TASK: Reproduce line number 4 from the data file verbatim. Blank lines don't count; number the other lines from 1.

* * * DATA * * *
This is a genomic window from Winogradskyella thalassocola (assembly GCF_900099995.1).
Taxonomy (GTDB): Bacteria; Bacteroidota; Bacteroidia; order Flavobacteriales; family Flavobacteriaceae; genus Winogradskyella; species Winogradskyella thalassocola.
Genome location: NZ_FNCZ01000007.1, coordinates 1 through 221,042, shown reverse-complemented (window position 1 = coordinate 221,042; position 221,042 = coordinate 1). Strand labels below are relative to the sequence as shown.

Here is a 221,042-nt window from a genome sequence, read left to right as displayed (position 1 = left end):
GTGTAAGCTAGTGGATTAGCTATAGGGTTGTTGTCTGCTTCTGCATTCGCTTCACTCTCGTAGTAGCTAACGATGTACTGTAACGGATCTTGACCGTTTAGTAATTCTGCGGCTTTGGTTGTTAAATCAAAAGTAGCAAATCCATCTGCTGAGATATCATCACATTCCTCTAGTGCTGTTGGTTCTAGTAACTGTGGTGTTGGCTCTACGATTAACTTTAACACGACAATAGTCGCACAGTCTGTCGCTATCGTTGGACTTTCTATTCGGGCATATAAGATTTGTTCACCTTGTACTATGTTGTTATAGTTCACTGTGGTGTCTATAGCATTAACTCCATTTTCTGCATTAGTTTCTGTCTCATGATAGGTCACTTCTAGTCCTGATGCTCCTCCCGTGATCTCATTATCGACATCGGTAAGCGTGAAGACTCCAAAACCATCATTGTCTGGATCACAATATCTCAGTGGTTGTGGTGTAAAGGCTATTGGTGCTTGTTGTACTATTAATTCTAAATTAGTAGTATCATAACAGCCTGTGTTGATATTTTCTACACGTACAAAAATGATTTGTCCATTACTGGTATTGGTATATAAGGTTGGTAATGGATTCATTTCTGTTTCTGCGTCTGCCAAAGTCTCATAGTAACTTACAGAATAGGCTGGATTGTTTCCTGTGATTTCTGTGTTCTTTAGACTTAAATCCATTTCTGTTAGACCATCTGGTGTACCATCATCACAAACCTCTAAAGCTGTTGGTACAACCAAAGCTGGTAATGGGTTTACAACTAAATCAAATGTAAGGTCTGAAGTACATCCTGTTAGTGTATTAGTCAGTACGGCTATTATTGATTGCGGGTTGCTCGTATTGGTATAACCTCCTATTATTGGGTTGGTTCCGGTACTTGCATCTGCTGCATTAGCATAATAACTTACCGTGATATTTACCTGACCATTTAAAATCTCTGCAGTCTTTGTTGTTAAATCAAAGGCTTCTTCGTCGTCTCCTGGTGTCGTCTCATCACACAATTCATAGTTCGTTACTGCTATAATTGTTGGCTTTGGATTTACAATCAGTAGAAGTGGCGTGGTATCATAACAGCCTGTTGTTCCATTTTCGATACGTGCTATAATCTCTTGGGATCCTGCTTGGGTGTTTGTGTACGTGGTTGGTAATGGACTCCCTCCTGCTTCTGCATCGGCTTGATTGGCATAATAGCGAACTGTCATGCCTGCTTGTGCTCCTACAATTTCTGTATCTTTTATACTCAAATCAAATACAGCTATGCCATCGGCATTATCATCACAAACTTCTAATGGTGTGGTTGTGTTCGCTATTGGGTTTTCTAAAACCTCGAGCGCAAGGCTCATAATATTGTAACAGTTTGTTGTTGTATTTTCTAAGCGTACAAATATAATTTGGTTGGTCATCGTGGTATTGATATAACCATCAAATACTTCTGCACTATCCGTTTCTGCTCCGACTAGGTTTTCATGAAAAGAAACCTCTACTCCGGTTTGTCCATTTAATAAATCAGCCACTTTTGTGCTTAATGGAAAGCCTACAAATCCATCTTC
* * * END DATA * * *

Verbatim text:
Here is a 221,042-nt window from a genome sequence, read left to right as displayed (position 1 = left end):